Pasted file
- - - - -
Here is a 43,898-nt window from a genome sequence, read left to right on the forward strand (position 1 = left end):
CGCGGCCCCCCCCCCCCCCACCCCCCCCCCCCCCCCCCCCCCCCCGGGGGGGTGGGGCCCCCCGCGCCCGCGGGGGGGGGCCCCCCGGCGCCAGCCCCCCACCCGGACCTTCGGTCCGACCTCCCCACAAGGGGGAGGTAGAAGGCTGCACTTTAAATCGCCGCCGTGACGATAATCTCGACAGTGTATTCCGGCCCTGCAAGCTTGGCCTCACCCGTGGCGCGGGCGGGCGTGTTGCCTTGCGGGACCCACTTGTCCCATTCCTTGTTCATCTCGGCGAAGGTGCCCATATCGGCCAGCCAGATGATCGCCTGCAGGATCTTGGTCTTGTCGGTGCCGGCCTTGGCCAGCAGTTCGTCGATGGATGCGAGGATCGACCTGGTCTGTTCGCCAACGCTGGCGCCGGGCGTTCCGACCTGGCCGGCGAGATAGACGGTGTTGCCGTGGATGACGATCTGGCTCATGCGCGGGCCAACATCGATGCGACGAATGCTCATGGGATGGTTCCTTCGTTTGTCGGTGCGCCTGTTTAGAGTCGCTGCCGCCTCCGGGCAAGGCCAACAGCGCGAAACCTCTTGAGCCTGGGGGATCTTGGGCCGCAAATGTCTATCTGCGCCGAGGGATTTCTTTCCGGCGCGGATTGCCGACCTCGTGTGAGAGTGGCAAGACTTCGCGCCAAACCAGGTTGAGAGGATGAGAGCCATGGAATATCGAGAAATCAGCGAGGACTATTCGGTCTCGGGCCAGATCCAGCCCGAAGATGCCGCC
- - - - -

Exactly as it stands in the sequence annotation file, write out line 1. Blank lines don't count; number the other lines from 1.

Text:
Here is a 43,898-nt window from a genome sequence, read left to right on the forward strand (position 1 = left end):